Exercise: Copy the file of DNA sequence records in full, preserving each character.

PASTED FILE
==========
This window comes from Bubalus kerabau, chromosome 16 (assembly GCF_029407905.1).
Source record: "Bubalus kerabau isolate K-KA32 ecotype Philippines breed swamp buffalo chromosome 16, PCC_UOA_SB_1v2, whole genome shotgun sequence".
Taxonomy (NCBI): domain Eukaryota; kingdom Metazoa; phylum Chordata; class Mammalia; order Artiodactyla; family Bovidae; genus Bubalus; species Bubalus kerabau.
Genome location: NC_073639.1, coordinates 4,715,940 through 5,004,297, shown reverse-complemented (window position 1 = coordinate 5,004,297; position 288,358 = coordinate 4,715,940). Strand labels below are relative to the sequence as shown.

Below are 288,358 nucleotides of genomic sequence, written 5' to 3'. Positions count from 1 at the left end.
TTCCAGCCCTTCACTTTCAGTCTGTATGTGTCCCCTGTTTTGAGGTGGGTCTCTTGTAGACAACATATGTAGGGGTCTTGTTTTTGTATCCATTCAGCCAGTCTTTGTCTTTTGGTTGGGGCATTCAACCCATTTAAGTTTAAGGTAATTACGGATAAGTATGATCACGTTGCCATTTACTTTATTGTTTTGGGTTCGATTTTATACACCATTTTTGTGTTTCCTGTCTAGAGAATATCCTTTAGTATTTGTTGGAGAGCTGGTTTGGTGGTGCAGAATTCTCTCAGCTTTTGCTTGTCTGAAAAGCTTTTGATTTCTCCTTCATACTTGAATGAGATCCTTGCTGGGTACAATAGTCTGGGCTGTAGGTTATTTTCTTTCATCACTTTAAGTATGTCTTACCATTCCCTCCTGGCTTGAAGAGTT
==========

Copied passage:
This window comes from Bubalus kerabau, chromosome 16 (assembly GCF_029407905.1).
Source record: "Bubalus kerabau isolate K-KA32 ecotype Philippines breed swamp buffalo chromosome 16, PCC_UOA_SB_1v2, whole genome shotgun sequence".
Taxonomy (NCBI): domain Eukaryota; kingdom Metazoa; phylum Chordata; class Mammalia; order Artiodactyla; family Bovidae; genus Bubalus; species Bubalus kerabau.
Genome location: NC_073639.1, coordinates 4,715,940 through 5,004,297, shown reverse-complemented (window position 1 = coordinate 5,004,297; position 288,358 = coordinate 4,715,940). Strand labels below are relative to the sequence as shown.

Below are 288,358 nucleotides of genomic sequence, written 5' to 3'. Positions count from 1 at the left end.
TTCCAGCCCTTCACTTTCAGTCTGTATGTGTCCCCTGTTTTGAGGTGGGTCTCTTGTAGACAACATATGTAGGGGTCTTGTTTTTGTATCCATTCAGCCAGTCTTTGTCTTTTGGTTGGGGCATTCAACCCATTTAAGTTTAAGGTAATTACGGATAAGTATGATCACGTTGCCATTTACTTTATTGTTTTGGGTTCGATTTTATACACCATTTTTGTGTTTCCTGTCTAGAGAATATCCTTTAGTATTTGTTGGAGAGCTGGTTTGGTGGTGCAGAATTCTCTCAGCTTTTGCTTGTCTGAAAAGCTTTTGATTTCTCCTTCATACTTGAATGAGATCCTTGCTGGGTACAATAGTCTGGGCTGTAGGTTATTTTCTTTCATCACTTTAAGTATGTCTTACCATTCCCTCCTGGCTTGAAGAGTT